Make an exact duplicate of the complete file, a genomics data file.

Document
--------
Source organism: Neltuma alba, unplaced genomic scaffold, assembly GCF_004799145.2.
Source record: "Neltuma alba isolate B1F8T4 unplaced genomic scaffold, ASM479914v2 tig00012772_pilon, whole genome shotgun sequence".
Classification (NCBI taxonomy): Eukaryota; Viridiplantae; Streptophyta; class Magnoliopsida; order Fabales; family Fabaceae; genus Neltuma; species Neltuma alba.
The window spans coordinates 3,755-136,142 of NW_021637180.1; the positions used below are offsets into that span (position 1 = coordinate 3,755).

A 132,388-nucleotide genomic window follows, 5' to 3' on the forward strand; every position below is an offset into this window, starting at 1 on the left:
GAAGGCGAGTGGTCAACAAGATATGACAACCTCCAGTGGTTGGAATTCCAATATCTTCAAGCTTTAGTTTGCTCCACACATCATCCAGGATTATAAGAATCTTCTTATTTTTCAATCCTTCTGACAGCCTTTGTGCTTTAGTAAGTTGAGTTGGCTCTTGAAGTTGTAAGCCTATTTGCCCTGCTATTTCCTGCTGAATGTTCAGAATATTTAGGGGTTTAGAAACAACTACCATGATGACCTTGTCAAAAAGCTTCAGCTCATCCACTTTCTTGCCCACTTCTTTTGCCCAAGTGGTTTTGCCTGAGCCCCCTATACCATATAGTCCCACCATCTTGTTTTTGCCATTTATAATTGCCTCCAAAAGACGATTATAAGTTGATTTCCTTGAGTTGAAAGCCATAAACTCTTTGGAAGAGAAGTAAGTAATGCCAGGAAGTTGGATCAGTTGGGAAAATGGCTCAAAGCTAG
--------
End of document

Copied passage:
Source organism: Neltuma alba, unplaced genomic scaffold, assembly GCF_004799145.2.
Source record: "Neltuma alba isolate B1F8T4 unplaced genomic scaffold, ASM479914v2 tig00012772_pilon, whole genome shotgun sequence".
Classification (NCBI taxonomy): Eukaryota; Viridiplantae; Streptophyta; class Magnoliopsida; order Fabales; family Fabaceae; genus Neltuma; species Neltuma alba.
The window spans coordinates 3,755-136,142 of NW_021637180.1; the positions used below are offsets into that span (position 1 = coordinate 3,755).

A 132,388-nucleotide genomic window follows, 5' to 3' on the forward strand; every position below is an offset into this window, starting at 1 on the left:
GAAGGCGAGTGGTCAACAAGATATGACAACCTCCAGTGGTTGGAATTCCAATATCTTCAAGCTTTAGTTTGCTCCACACATCATCCAGGATTATAAGAATCTTCTTATTTTTCAATCCTTCTGACAGCCTTTGTGCTTTAGTAAGTTGAGTTGGCTCTTGAAGTTGTAAGCCTATTTGCCCTGCTATTTCCTGCTGAATGTTCAGAATATTTAGGGGTTTAGAAACAACTACCATGATGACCTTGTCAAAAAGCTTCAGCTCATCCACTTTCTTGCCCACTTCTTTTGCCCAAGTGGTTTTGCCTGAGCCCCCTATACCATATAGTCCCACCATCTTGTTTTTGCCATTTATAATTGCCTCCAAAAGACGATTATAAGTTGATTTCCTTGAGTTGAAAGCCATAAACTCTTTGGAAGAGAAGTAAGTAATGCCAGGAAGTTGGATCAGTTGGGAAAATGGCTCAAAGCTAG